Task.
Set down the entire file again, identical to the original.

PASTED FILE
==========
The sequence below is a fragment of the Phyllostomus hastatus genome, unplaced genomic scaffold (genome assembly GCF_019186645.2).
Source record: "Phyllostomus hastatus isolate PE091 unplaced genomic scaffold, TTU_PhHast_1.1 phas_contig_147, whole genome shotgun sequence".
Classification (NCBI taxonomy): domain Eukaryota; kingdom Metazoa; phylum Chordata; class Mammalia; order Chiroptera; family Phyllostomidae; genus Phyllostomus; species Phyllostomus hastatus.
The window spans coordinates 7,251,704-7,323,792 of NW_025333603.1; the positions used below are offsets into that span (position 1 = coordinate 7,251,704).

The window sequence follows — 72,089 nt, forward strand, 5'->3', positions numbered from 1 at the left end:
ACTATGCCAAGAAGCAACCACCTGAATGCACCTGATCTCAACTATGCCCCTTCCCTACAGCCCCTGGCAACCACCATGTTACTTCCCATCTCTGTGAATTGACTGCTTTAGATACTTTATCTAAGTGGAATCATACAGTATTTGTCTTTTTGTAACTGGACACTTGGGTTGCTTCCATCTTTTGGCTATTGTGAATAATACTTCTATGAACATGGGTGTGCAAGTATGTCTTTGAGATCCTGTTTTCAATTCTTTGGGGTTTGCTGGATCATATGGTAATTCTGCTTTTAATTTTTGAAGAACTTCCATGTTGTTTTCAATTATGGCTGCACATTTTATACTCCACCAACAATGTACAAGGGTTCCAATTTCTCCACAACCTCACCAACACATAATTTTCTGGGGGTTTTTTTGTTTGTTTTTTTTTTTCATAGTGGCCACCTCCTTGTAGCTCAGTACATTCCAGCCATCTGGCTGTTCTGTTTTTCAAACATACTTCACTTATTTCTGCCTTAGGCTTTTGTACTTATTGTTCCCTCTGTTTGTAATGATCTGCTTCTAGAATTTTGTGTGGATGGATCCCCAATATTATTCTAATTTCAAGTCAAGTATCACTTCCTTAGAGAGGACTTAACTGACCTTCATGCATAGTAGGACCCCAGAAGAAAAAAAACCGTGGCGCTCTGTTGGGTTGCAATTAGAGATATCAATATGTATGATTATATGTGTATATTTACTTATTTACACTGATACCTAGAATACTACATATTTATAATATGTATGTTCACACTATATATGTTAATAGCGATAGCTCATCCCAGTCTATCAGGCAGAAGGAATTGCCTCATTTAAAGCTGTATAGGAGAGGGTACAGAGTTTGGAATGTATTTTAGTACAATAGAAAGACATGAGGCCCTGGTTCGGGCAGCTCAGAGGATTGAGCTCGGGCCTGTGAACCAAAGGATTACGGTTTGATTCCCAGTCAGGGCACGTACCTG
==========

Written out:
The sequence below is a fragment of the Phyllostomus hastatus genome, unplaced genomic scaffold (genome assembly GCF_019186645.2).
Source record: "Phyllostomus hastatus isolate PE091 unplaced genomic scaffold, TTU_PhHast_1.1 phas_contig_147, whole genome shotgun sequence".
Classification (NCBI taxonomy): domain Eukaryota; kingdom Metazoa; phylum Chordata; class Mammalia; order Chiroptera; family Phyllostomidae; genus Phyllostomus; species Phyllostomus hastatus.
The window spans coordinates 7,251,704-7,323,792 of NW_025333603.1; the positions used below are offsets into that span (position 1 = coordinate 7,251,704).

The window sequence follows — 72,089 nt, forward strand, 5'->3', positions numbered from 1 at the left end:
ACTATGCCAAGAAGCAACCACCTGAATGCACCTGATCTCAACTATGCCCCTTCCCTACAGCCCCTGGCAACCACCATGTTACTTCCCATCTCTGTGAATTGACTGCTTTAGATACTTTATCTAAGTGGAATCATACAGTATTTGTCTTTTTGTAACTGGACACTTGGGTTGCTTCCATCTTTTGGCTATTGTGAATAATACTTCTATGAACATGGGTGTGCAAGTATGTCTTTGAGATCCTGTTTTCAATTCTTTGGGGTTTGCTGGATCATATGGTAATTCTGCTTTTAATTTTTGAAGAACTTCCATGTTGTTTTCAATTATGGCTGCACATTTTATACTCCACCAACAATGTACAAGGGTTCCAATTTCTCCACAACCTCACCAACACATAATTTTCTGGGGGTTTTTTTGTTTGTTTTTTTTTTTCATAGTGGCCACCTCCTTGTAGCTCAGTACATTCCAGCCATCTGGCTGTTCTGTTTTTCAAACATACTTCACTTATTTCTGCCTTAGGCTTTTGTACTTATTGTTCCCTCTGTTTGTAATGATCTGCTTCTAGAATTTTGTGTGGATGGATCCCCAATATTATTCTAATTTCAAGTCAAGTATCACTTCCTTAGAGAGGACTTAACTGACCTTCATGCATAGTAGGACCCCAGAAGAAAAAAAACCGTGGCGCTCTGTTGGGTTGCAATTAGAGATATCAATATGTATGATTATATGTGTATATTTACTTATTTACACTGATACCTAGAATACTACATATTTATAATATGTATGTTCACACTATATATGTTAATAGCGATAGCTCATCCCAGTCTATCAGGCAGAAGGAATTGCCTCATTTAAAGCTGTATAGGAGAGGGTACAGAGTTTGGAATGTATTTTAGTACAATAGAAAGACATGAGGCCCTGGTTCGGGCAGCTCAGAGGATTGAGCTCGGGCCTGTGAACCAAAGGATTACGGTTTGATTCCCAGTCAGGGCACGTACCTG